Beneficial Management Practices: Environmental Manual for Crop Producers in Alberta - Nutrient Management

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 Nutrient management planning | Reducing nitrogen and phosphorus losses | Manure application

Plants require nutrients in certain amounts, depending on the specific crop. The soil can provide some of these nutrients (Figure 3.7), but additional nutrients usually need to be applied. If insufficient nutrients are supplied, crop yields will drop. However, application of excess nutrients poses a threat to the environment. Matching nutrient levels to crop demand protects the environment and maximizes the benefit of supplying valuable nutrients to crops.

Green plants convert light, water, air and plant nutrients into forms useful to people and animals
Figure 3.7. Green plants convert light, water, air and plant nutrients into forms useful to people and animals
Adapted from: Agriculture and Agri-Food Canada and Ontario Ministry of Agriculture and Food. 1994. Best Management Practices: Nutrient Management. Agriculture and Agri-Food Canada and Ontario Ministry of Agriculture and Food. p. 2.

The total amount of plant nutrients removed from the soil by a crop depends on the yield: the greater the yield, the greater the amount removed. Based on equal seed yields per unit area, whole barley, wheat and oat plants extract about the same combined quantities of nitrogen, phosphorus, potassium and sulphur from the soil, but considerably less than canola (Table 3.4). When only the seed is removed, and all straw is left on the field, barley removes slightly more nutrients from the soil than oats but less than wheat or canola.

Table 3.4. Nutrients used by crops (kilograms per hectare)*

Crop Part
Phoshporus (P2O5)
(3225 kg/ha or 48 bu/ac)
(3225 kg/ha or 60 bu/ac)
(3225 kg/ha or 84 bu/ac)
(3225 kg/ha or 57 bu/ac)
* To convert kg/ha to lb/ac, multiply by 0.89.
**Canola yield is extremely high, but to make the comparison, it was left at the same weight as the other grains.
Source: Western Canada Fertilizer Association, in Penney, D. 1998. Fertilizer Requirements of Cereals. Alberta Agriculture and Rural Development.

Organic fertilizer is fertilizer from organic sources, including manure, compost, decaying plant matter and sewage sludge. These fertilizers add organic matter to the soil and supply needed nutrients. Organic fertilizers release nutrients slowly over several years. These fertilizers may contain pathogens that can contaminate water sources. Overapplication of these fertilizers can increase the amount of salt in the soil. Organic fertilizers may not precisely meet the crop's nutrient requirements, and so you may need to supplement an organic fertilizer application with commercial fertilizers.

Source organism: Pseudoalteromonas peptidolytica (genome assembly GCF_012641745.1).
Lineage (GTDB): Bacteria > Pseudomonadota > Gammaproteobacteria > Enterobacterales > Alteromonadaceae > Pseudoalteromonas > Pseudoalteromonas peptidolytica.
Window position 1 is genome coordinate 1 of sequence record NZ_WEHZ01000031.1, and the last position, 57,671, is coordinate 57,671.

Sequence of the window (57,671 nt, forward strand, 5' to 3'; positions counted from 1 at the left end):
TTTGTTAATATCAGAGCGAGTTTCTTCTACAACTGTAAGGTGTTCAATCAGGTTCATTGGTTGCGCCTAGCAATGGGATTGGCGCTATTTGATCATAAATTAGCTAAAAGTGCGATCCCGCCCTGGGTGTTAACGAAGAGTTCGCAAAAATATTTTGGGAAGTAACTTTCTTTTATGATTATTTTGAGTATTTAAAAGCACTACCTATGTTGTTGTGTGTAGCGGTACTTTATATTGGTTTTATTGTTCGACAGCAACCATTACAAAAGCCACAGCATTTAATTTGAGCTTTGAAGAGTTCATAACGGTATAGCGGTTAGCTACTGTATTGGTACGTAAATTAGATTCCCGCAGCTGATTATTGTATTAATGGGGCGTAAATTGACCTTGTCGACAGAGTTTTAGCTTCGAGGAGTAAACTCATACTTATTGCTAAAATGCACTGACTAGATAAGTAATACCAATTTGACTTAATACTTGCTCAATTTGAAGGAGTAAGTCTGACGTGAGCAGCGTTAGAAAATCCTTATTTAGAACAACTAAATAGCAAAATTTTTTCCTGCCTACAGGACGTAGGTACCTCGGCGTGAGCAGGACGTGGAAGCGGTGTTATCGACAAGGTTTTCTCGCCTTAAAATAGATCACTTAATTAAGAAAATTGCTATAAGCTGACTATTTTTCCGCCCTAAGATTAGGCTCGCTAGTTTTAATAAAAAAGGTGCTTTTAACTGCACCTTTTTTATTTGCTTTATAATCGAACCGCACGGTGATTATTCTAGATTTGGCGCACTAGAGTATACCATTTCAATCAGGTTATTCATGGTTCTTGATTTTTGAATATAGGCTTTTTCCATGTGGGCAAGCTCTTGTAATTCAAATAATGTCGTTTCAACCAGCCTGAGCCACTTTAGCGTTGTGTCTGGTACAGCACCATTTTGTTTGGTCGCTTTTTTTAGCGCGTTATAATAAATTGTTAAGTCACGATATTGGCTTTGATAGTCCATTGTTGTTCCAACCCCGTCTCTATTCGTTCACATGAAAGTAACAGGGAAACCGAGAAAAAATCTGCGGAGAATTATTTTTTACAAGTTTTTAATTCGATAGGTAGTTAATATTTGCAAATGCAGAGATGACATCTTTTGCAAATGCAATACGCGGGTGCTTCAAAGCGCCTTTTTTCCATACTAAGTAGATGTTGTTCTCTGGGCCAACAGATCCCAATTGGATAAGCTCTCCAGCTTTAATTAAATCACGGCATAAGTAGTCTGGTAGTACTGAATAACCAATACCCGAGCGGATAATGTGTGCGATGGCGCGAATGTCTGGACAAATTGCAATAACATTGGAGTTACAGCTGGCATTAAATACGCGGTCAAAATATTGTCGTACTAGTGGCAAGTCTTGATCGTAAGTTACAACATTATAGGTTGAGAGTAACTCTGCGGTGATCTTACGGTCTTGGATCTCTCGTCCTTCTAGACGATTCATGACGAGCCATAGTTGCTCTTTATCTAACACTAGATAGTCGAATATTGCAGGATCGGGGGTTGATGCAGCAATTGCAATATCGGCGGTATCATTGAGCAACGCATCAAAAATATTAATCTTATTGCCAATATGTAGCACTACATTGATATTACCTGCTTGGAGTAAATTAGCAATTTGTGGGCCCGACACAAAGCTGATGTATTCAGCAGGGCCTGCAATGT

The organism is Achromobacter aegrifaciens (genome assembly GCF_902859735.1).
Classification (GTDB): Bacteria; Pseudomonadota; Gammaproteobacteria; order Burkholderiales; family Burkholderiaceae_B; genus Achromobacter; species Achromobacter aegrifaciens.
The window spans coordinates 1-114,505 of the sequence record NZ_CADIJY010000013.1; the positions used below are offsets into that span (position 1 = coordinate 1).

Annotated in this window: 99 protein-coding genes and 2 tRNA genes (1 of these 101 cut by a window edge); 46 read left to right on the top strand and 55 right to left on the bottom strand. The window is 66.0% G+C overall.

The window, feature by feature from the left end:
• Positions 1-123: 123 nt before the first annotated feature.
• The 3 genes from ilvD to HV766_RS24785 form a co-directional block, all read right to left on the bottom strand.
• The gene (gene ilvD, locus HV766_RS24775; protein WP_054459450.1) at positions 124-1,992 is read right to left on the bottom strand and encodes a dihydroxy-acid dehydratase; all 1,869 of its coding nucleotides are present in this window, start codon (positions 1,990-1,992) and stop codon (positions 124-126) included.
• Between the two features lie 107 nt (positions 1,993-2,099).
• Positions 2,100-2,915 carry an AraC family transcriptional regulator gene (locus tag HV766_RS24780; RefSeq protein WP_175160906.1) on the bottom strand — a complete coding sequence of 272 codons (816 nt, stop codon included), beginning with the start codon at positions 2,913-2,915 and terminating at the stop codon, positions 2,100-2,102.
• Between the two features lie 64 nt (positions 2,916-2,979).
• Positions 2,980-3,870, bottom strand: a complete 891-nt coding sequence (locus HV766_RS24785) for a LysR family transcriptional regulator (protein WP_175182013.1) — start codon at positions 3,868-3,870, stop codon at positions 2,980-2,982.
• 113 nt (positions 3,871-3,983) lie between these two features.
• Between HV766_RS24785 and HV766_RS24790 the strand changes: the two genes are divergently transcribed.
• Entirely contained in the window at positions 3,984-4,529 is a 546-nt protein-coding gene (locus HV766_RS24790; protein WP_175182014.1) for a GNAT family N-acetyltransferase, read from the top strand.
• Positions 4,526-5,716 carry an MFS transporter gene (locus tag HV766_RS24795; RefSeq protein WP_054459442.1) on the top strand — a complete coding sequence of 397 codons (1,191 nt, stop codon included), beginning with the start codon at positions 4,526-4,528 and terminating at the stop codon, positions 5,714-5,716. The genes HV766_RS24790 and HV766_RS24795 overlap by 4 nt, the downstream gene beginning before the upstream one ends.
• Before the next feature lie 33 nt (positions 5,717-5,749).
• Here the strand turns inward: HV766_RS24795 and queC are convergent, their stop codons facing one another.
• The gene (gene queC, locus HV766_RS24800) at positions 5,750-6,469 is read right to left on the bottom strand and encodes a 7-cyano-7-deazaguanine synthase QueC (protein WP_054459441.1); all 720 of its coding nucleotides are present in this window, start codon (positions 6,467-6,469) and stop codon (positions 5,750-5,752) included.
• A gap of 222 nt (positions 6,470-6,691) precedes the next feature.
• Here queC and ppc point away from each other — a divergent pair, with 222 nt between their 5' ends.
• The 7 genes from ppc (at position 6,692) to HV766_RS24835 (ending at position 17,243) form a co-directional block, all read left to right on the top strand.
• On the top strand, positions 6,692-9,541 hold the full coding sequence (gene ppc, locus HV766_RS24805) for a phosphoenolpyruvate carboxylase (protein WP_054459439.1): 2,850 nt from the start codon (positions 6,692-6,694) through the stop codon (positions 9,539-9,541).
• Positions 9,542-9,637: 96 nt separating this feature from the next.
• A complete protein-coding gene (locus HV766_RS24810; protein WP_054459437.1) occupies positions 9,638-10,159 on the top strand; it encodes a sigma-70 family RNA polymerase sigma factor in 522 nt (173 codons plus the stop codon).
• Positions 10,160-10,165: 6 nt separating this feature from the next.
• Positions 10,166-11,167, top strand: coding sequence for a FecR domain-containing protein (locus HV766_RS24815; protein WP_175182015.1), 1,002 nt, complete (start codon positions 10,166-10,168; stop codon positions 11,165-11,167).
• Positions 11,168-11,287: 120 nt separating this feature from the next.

Commercial fertilizer, also called inorganic fertilizer, is manufactured from non-renewable resources. The nutrient content of these fertilizers is known and consistent, unlike organic fertilizers. Commercial fertilizer can be applied evenly and accurately, and nutrients can be applied at the rates required by the crop.

Crop residues are also a source of nutrients. Retaining crop residues on the field allows part of the nutrients taken up by the crop to be returned to soil. Nitrogen fixed from the air by legume crops, especially forage legumes, can add significantly to the supply of this nutrient in soil. Residues from cereals and grasses tend to be lower in nitrogen. Because soil microorganisms require nitrogen to break down these residues, the supply of nitrogen available to crops can be temporarily reduced when large quantities of crop residues are returned to the soil.

All agricultural operators must manage nutrients in accordance with the standards in the Agricultural Operation Practices Act (AOPA). Your first step is to ensure that your operation meets these standards (see Section 9.1.1); BMPs take your operation beyond these basic requirements.

Nutrient Management Planning

Nutrient management planning aims to optimize crop yield and quality, minimize fertilizer input costs, and protect soil and water. It focuses on applying the right amount of the right product in the right place at the right time. This involves setting realistic target yields, choosing the correctly balanced blend of nutrients, placing the nutrients as close to the growing plant as possible without damaging the plant, and applying the fertilizer as close as possible to the time the plants need the nutrients.